run its course, to

run its course

To progress along something's natural course and conclude at its normal pace. (Used especially in reference to illness and disease.) Unfortunately, there's no treatment for this kind of infection. You just have to let it run its course. Don't stress about Susan's new boyfriend. I'm sure it's just a summer thing—it will run its course before she goes back to school. The president said he would rather let the economy run its course than try to manipulate it with a stimulus package.
See also: course, run

run its course

[for something] to continue through its cycle of existence, especially a disease. Sorry. There is no medicine for it. It will just have to run its course.
See also: course, run

run its course

Proceed to its logical or natural conclusion, as in The doctor said the cold would probably run its course within a week. This idiom employs course in the sense of "an onward movement in a particular path." [Second half of 1500s]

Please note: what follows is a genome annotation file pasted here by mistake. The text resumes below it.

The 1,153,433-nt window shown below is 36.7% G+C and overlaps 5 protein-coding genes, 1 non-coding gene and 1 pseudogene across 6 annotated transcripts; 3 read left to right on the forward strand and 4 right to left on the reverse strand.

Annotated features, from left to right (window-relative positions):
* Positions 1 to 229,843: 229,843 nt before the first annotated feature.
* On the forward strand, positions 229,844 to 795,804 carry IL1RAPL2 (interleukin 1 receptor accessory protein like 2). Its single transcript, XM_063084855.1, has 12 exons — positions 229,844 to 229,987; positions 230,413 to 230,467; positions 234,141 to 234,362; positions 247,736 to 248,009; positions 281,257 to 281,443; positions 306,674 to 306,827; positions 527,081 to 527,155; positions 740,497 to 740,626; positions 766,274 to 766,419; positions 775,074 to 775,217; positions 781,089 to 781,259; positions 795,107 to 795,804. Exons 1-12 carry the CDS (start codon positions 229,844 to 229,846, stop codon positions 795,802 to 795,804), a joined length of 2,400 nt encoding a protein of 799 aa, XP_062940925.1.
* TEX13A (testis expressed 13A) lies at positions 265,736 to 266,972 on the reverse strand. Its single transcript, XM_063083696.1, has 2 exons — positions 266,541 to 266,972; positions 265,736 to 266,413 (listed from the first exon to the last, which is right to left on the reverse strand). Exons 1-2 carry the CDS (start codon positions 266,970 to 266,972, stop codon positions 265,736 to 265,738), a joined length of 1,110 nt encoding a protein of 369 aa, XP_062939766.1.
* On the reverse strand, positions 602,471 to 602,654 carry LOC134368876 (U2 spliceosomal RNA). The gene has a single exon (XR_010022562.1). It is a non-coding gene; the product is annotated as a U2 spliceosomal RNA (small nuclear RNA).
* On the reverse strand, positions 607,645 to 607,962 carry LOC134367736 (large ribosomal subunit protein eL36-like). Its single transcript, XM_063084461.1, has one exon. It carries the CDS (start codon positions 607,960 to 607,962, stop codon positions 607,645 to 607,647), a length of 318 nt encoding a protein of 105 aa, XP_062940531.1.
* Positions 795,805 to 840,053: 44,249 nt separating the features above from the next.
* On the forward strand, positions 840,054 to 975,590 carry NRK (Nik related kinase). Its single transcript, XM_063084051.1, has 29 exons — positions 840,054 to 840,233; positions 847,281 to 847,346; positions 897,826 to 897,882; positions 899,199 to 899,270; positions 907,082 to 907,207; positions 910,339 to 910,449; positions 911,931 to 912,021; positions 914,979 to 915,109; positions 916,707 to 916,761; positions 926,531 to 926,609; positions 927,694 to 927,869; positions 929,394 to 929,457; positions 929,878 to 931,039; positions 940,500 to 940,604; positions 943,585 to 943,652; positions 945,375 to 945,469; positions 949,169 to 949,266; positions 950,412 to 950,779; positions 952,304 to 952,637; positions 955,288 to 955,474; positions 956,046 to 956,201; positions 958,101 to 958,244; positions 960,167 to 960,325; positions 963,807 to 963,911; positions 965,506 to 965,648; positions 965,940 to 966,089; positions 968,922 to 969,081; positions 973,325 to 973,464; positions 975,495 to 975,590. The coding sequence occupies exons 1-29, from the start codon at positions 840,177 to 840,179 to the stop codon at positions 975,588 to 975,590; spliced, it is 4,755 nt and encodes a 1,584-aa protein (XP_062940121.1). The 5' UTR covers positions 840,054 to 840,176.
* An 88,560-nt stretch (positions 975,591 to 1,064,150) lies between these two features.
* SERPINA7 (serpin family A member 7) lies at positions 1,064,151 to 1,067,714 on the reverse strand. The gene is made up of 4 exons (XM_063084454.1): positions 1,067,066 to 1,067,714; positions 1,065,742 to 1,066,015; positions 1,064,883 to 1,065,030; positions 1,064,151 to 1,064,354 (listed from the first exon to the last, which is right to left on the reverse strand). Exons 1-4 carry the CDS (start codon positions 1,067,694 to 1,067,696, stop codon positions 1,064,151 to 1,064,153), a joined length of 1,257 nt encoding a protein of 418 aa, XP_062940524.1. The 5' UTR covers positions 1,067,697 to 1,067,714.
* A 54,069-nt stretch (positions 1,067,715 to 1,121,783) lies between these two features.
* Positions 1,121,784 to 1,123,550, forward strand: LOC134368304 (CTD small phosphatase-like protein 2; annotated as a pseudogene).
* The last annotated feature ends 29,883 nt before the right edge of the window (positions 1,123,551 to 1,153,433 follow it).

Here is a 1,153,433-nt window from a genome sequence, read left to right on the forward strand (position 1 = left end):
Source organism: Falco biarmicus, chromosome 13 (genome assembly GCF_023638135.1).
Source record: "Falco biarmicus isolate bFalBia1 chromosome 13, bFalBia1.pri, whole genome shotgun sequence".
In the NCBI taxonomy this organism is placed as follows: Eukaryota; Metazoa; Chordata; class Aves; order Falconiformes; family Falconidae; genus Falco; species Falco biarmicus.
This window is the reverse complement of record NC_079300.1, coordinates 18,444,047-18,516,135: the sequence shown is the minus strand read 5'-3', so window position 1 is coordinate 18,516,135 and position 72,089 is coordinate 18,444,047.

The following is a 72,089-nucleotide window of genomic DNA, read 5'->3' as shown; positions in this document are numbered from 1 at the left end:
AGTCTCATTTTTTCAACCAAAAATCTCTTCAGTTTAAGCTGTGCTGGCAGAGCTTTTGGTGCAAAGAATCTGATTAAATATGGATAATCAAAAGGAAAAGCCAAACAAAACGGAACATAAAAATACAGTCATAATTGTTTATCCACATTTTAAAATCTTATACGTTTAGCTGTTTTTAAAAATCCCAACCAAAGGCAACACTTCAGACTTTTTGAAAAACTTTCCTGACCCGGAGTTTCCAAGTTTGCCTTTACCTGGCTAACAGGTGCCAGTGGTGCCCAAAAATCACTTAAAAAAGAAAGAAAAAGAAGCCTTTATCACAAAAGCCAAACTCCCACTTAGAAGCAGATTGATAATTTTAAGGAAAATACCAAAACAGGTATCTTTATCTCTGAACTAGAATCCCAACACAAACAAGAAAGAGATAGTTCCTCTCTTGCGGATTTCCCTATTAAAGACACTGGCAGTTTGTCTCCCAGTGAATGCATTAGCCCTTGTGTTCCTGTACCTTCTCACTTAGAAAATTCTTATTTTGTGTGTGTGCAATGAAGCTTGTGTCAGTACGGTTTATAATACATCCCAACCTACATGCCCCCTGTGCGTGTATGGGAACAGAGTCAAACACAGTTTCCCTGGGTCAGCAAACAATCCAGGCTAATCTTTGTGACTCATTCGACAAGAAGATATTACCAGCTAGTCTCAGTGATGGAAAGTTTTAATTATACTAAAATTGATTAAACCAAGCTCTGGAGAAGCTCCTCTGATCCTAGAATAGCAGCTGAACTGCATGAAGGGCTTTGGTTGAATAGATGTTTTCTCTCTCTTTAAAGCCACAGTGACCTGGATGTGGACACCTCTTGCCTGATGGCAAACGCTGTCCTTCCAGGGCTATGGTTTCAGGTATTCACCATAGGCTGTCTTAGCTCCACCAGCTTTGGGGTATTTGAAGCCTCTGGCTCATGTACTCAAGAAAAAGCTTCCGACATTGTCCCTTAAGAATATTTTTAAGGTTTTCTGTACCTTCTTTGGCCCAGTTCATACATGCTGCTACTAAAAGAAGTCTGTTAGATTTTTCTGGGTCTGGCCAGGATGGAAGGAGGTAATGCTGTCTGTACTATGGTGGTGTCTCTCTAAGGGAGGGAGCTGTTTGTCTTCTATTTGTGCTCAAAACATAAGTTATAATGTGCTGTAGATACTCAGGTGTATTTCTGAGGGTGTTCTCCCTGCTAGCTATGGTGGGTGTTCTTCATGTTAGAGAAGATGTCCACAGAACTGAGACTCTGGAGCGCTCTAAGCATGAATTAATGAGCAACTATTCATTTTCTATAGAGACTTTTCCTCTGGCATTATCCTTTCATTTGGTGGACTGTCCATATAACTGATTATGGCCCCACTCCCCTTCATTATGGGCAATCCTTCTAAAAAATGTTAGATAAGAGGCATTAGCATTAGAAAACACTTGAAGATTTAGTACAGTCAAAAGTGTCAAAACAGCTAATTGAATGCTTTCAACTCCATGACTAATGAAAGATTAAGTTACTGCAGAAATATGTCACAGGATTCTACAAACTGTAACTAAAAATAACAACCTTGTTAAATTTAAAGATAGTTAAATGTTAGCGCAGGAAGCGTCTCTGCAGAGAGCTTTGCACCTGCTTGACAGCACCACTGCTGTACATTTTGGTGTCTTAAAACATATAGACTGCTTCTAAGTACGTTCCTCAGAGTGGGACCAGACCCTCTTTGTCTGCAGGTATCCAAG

See also: course, run

run its course

COMMON If something runs its course, it develops gradually and comes to a natural end. If you allow such behaviour to run its course without reacting, eventually the behaviour will disappear on its own. Is this a sign that the recession has run its course?
See also: course, run

run its course, to

To continue to the end; until it runs out. The word course, the ground on which a race is run, was used figuratively for the continuous process of time, events, or an action from the sixteenth century on. “The yeare hath runne his course,” wrote Abraham Fleming (A Panoplie of Epistles, 1576).
See also: run